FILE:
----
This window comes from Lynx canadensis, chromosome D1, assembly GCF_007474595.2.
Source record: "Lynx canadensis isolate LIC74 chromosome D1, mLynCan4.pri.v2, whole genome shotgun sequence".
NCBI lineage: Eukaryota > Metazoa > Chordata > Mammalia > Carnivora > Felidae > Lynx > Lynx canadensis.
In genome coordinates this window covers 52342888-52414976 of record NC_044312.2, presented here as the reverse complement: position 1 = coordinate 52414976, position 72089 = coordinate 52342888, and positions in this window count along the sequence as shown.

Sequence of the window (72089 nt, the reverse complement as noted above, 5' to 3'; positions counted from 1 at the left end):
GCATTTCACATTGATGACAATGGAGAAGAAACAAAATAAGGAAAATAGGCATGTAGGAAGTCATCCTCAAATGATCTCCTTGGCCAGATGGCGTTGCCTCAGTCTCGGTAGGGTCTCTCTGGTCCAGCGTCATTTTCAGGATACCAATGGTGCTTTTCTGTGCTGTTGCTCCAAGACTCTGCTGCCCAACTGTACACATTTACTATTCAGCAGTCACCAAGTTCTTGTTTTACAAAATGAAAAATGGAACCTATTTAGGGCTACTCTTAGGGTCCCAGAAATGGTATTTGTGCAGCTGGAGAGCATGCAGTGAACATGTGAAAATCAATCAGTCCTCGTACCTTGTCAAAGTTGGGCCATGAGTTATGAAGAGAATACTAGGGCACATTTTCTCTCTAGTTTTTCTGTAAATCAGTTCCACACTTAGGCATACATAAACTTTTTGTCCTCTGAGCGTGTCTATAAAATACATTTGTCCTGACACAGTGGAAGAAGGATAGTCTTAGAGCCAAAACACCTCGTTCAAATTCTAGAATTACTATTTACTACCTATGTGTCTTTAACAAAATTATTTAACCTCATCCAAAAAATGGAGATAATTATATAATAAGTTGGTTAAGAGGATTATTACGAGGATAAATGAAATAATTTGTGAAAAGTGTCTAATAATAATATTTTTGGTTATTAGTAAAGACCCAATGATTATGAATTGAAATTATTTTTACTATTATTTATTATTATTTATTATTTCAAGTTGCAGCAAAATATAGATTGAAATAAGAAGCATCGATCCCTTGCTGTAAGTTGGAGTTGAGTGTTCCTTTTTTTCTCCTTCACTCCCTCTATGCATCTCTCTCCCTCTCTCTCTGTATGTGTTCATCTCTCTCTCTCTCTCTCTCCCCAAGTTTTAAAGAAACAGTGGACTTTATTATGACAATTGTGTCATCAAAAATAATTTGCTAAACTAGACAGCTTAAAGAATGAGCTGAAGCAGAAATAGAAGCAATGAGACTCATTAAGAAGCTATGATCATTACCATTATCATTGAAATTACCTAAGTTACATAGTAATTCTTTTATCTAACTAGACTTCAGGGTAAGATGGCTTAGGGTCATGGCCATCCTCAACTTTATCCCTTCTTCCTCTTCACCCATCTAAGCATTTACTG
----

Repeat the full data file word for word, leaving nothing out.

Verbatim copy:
This window comes from Lynx canadensis, chromosome D1, assembly GCF_007474595.2.
Source record: "Lynx canadensis isolate LIC74 chromosome D1, mLynCan4.pri.v2, whole genome shotgun sequence".
NCBI lineage: Eukaryota > Metazoa > Chordata > Mammalia > Carnivora > Felidae > Lynx > Lynx canadensis.
In genome coordinates this window covers 52342888-52414976 of record NC_044312.2, presented here as the reverse complement: position 1 = coordinate 52414976, position 72089 = coordinate 52342888, and positions in this window count along the sequence as shown.

Sequence of the window (72089 nt, the reverse complement as noted above, 5' to 3'; positions counted from 1 at the left end):
GCATTTCACATTGATGACAATGGAGAAGAAACAAAATAAGGAAAATAGGCATGTAGGAAGTCATCCTCAAATGATCTCCTTGGCCAGATGGCGTTGCCTCAGTCTCGGTAGGGTCTCTCTGGTCCAGCGTCATTTTCAGGATACCAATGGTGCTTTTCTGTGCTGTTGCTCCAAGACTCTGCTGCCCAACTGTACACATTTACTATTCAGCAGTCACCAAGTTCTTGTTTTACAAAATGAAAAATGGAACCTATTTAGGGCTACTCTTAGGGTCCCAGAAATGGTATTTGTGCAGCTGGAGAGCATGCAGTGAACATGTGAAAATCAATCAGTCCTCGTACCTTGTCAAAGTTGGGCCATGAGTTATGAAGAGAATACTAGGGCACATTTTCTCTCTAGTTTTTCTGTAAATCAGTTCCACACTTAGGCATACATAAACTTTTTGTCCTCTGAGCGTGTCTATAAAATACATTTGTCCTGACACAGTGGAAGAAGGATAGTCTTAGAGCCAAAACACCTCGTTCAAATTCTAGAATTACTATTTACTACCTATGTGTCTTTAACAAAATTATTTAACCTCATCCAAAAAATGGAGATAATTATATAATAAGTTGGTTAAGAGGATTATTACGAGGATAAATGAAATAATTTGTGAAAAGTGTCTAATAATAATATTTTTGGTTATTAGTAAAGACCCAATGATTATGAATTGAAATTATTTTTACTATTATTTATTATTATTTATTATTTCAAGTTGCAGCAAAATATAGATTGAAATAAGAAGCATCGATCCCTTGCTGTAAGTTGGAGTTGAGTGTTCCTTTTTTTCTCCTTCACTCCCTCTATGCATCTCTCTCCCTCTCTCTCTGTATGTGTTCATCTCTCTCTCTCTCTCTCTCCCCAAGTTTTAAAGAAACAGTGGACTTTATTATGACAATTGTGTCATCAAAAATAATTTGCTAAACTAGACAGCTTAAAGAATGAGCTGAAGCAGAAATAGAAGCAATGAGACTCATTAAGAAGCTATGATCATTACCATTATCATTGAAATTACCTAAGTTACATAGTAATTCTTTTATCTAACTAGACTTCAGGGTAAGATGGCTTAGGGTCATGGCCATCCTCAACTTTATCCCTTCTTCCTCTTCACCCATCTAAGCATTTACTG